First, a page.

In China this variety of gold fish is called velvet head. The Japanese version is called Pompom goldfish.
These are both Anglophone translations of the true Mandarin and Nihango terms. Most likely the pompom term (hana fusa) did not originate in Tokyo and is a loan word to the national language from another regional language along the dialect train.
The difference between a pompom velvet head and a lionhead and lionchu is that the pompom velvet ball has growth on its nose rather than its head. If fact the lionchu is a tangent in an entirely different direction. This exponent is the subject of another article entirely.
The extent of the nasal septum growth in pompom velvet head vary along different strains and generations of this engineered species.
For brevity the pompom moniker seems to resonate with most observers outside the China Japan proximity. So, for now pompom and velvet ball will be used interchangeably.
It really isn’t that note worthy to point out that the velvet ball pompom is of the fantailed fancy variety. However the focus of pompom is so great that these aspects are viewed as separate categories. And the definition of a new race of gold fish often is in the ad hoc reasoning of the observing group opinion rather than based in scientific fact.
None the less fantailed and velvet head are judged differently as subjects of different breeding standards. But it is important to remember that pompom are a man made mutation of the fantailed family.
Some pompom have growth that grown downward into what pervasive European American culture refers to affectionately as a fumanchu.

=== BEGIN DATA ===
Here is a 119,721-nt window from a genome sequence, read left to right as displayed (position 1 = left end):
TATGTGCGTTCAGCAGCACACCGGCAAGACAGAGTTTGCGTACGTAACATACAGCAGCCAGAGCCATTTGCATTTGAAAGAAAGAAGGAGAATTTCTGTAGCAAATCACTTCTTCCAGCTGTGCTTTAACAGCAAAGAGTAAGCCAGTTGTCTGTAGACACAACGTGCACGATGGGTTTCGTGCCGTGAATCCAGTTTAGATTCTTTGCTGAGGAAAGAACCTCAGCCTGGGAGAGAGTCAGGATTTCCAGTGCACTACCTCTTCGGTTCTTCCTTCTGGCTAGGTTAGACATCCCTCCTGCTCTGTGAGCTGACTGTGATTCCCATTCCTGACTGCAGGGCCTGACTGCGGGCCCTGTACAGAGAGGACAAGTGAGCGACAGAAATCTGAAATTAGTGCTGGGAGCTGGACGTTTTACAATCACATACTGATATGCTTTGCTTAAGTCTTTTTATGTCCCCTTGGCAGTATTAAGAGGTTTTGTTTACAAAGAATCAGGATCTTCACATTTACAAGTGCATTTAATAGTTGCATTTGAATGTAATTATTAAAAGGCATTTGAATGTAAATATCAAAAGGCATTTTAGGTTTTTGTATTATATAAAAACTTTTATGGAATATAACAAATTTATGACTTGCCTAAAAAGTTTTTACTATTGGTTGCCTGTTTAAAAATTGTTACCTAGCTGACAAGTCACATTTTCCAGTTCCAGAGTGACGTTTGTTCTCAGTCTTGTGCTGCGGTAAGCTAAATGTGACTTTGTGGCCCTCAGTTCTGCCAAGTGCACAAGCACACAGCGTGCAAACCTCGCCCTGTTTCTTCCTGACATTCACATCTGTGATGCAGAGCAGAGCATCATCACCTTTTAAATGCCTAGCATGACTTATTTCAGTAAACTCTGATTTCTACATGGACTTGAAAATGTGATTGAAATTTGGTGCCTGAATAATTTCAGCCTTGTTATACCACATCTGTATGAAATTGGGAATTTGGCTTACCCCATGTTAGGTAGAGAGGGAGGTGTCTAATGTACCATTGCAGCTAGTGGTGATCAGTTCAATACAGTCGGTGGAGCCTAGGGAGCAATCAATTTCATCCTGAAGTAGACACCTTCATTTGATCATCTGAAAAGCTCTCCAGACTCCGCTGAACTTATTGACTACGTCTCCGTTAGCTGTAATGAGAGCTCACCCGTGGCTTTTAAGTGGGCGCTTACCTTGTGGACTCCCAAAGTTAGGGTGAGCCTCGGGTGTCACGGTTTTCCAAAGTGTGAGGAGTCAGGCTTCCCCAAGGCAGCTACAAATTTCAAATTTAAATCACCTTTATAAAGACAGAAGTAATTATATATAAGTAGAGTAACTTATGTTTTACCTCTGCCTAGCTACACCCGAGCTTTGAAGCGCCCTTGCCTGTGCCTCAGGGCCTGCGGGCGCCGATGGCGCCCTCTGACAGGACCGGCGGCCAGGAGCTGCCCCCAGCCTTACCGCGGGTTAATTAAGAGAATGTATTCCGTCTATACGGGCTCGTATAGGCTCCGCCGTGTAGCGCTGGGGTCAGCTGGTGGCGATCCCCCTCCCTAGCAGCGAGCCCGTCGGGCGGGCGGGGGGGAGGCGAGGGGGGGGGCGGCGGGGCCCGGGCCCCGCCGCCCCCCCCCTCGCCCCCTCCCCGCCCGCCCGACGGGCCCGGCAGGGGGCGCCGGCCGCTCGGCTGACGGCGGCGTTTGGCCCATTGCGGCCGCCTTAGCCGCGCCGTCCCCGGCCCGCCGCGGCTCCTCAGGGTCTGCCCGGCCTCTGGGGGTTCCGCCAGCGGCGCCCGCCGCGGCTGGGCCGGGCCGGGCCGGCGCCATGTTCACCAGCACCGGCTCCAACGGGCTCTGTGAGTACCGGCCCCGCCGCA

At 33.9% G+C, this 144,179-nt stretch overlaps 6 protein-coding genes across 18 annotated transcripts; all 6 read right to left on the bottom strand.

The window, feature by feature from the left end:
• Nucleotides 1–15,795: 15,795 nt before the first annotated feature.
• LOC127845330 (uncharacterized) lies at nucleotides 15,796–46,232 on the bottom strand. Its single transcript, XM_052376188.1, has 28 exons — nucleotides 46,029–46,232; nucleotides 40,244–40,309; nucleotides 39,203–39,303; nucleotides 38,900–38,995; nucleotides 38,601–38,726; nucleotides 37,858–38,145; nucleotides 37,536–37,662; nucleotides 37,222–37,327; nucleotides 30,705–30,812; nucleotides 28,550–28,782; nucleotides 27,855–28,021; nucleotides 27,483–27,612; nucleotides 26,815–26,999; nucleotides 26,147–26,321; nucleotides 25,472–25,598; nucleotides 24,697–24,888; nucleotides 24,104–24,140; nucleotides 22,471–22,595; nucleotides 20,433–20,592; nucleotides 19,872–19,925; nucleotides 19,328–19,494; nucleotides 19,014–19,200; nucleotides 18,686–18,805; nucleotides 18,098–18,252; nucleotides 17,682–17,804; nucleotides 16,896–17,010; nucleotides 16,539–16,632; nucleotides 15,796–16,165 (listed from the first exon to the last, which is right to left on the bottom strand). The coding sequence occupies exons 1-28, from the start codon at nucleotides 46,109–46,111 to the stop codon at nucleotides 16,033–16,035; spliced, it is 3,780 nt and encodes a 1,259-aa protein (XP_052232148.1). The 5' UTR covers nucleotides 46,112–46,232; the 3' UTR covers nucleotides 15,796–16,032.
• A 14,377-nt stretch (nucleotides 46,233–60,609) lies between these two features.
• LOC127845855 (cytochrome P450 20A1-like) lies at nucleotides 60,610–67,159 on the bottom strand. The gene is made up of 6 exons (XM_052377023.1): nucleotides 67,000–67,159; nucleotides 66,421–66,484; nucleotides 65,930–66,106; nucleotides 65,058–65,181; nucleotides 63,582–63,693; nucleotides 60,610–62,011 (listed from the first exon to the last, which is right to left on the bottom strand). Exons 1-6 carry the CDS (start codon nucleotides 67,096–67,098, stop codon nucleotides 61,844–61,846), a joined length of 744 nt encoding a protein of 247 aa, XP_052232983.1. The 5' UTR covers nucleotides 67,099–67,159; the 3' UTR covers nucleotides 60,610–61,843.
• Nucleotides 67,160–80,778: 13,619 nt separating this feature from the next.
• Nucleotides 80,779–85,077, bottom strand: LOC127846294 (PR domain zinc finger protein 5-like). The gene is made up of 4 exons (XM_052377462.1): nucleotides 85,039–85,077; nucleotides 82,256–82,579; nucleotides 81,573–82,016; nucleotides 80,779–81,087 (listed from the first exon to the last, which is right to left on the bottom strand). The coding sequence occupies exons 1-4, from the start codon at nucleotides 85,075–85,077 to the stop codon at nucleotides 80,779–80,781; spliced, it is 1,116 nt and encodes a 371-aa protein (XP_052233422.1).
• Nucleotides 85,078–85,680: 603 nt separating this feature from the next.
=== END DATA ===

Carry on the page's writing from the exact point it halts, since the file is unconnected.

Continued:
Some pompom have a dorsal fin, while others do not. When placing these fish with each other or other goldfish it is important to place the ones without a dorsal fin with other gold fish that also do not have a dorsal fin, and visa versa. This ensures the fair distribution of food within the pond or water garden.
The term hana fusa is also used for a sub variant of pompom called white pompom oranda. This leaves the English word pompom (often pronounced ‘pompon’ when used in reference to this fish), as the lingua franca language choice term for the standard of velvet ball world wide, before sub variety standards are taking under consideration.
Velvet ball records go back as far as 1898 in China. Pompon records in Europe date directly to 1936 when the fish were first displayed in fresh water aquariums as well as ponds in Europe around France and England.
Velvet ball pompom gold fish do have an interesting standard to look at. I am sure they find it peculiar looking at us outside the water, each time they swim up to eat the food bits we’ve dropped in the pond for them from on age of America into the next.